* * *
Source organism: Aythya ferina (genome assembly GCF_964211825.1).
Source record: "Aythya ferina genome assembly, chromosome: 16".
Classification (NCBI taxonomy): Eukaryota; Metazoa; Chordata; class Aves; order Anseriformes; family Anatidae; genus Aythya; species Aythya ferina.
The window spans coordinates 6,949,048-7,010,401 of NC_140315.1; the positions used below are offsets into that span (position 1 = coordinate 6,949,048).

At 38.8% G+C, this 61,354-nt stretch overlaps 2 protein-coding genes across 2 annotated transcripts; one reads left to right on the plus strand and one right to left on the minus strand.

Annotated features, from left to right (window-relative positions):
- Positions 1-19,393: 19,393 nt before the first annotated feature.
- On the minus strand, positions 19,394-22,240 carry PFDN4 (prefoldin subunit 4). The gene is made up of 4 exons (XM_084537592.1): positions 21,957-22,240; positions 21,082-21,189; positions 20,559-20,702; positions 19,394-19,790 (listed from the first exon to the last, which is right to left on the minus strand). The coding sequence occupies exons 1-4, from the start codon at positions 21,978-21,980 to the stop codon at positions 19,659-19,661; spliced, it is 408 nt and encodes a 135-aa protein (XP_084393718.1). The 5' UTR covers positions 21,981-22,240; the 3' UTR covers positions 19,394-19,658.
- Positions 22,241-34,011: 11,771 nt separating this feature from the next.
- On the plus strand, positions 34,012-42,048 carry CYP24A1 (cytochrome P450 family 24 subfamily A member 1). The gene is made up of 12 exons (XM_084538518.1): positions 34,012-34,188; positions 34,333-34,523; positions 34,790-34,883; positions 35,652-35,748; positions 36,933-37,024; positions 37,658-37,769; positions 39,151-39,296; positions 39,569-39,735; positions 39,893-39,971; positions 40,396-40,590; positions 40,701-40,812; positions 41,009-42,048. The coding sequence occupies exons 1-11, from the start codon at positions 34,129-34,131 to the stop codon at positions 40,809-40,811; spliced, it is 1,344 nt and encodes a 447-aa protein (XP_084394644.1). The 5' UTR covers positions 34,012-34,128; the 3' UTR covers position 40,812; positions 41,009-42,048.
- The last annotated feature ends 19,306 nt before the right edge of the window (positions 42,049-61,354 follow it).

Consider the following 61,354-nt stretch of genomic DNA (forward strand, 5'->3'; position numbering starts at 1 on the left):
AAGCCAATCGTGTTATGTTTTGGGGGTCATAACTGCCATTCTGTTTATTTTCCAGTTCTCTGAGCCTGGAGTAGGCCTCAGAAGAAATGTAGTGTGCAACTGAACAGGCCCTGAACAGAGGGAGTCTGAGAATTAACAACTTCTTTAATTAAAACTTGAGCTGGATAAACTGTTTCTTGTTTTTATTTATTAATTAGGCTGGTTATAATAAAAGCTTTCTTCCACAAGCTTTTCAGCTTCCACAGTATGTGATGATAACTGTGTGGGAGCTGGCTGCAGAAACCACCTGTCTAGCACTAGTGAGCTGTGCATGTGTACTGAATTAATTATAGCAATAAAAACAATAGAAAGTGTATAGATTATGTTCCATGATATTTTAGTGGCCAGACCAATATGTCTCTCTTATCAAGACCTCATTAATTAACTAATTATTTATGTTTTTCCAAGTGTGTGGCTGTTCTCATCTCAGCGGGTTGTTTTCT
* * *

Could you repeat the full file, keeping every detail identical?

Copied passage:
Source organism: Aythya ferina (genome assembly GCF_964211825.1).
Source record: "Aythya ferina genome assembly, chromosome: 16".
Classification (NCBI taxonomy): Eukaryota; Metazoa; Chordata; class Aves; order Anseriformes; family Anatidae; genus Aythya; species Aythya ferina.
The window spans coordinates 6,949,048-7,010,401 of NC_140315.1; the positions used below are offsets into that span (position 1 = coordinate 6,949,048).

At 38.8% G+C, this 61,354-nt stretch overlaps 2 protein-coding genes across 2 annotated transcripts; one reads left to right on the plus strand and one right to left on the minus strand.

Annotated features, from left to right (window-relative positions):
- Positions 1-19,393: 19,393 nt before the first annotated feature.
- On the minus strand, positions 19,394-22,240 carry PFDN4 (prefoldin subunit 4). The gene is made up of 4 exons (XM_084537592.1): positions 21,957-22,240; positions 21,082-21,189; positions 20,559-20,702; positions 19,394-19,790 (listed from the first exon to the last, which is right to left on the minus strand). The coding sequence occupies exons 1-4, from the start codon at positions 21,978-21,980 to the stop codon at positions 19,659-19,661; spliced, it is 408 nt and encodes a 135-aa protein (XP_084393718.1). The 5' UTR covers positions 21,981-22,240; the 3' UTR covers positions 19,394-19,658.
- Positions 22,241-34,011: 11,771 nt separating this feature from the next.
- On the plus strand, positions 34,012-42,048 carry CYP24A1 (cytochrome P450 family 24 subfamily A member 1). The gene is made up of 12 exons (XM_084538518.1): positions 34,012-34,188; positions 34,333-34,523; positions 34,790-34,883; positions 35,652-35,748; positions 36,933-37,024; positions 37,658-37,769; positions 39,151-39,296; positions 39,569-39,735; positions 39,893-39,971; positions 40,396-40,590; positions 40,701-40,812; positions 41,009-42,048. The coding sequence occupies exons 1-11, from the start codon at positions 34,129-34,131 to the stop codon at positions 40,809-40,811; spliced, it is 1,344 nt and encodes a 447-aa protein (XP_084394644.1). The 5' UTR covers positions 34,012-34,128; the 3' UTR covers position 40,812; positions 41,009-42,048.
- The last annotated feature ends 19,306 nt before the right edge of the window (positions 42,049-61,354 follow it).

Consider the following 61,354-nt stretch of genomic DNA (forward strand, 5'->3'; position numbering starts at 1 on the left):
AAGCCAATCGTGTTATGTTTTGGGGGTCATAACTGCCATTCTGTTTATTTTCCAGTTCTCTGAGCCTGGAGTAGGCCTCAGAAGAAATGTAGTGTGCAACTGAACAGGCCCTGAACAGAGGGAGTCTGAGAATTAACAACTTCTTTAATTAAAACTTGAGCTGGATAAACTGTTTCTTGTTTTTATTTATTAATTAGGCTGGTTATAATAAAAGCTTTCTTCCACAAGCTTTTCAGCTTCCACAGTATGTGATGATAACTGTGTGGGAGCTGGCTGCAGAAACCACCTGTCTAGCACTAGTGAGCTGTGCATGTGTACTGAATTAATTATAGCAATAAAAACAATAGAAAGTGTATAGATTATGTTCCATGATATTTTAGTGGCCAGACCAATATGTCTCTCTTATCAAGACCTCATTAATTAACTAATTATTTATGTTTTTCCAAGTGTGTGGCTGTTCTCATCTCAGCGGGTTGTTTTCT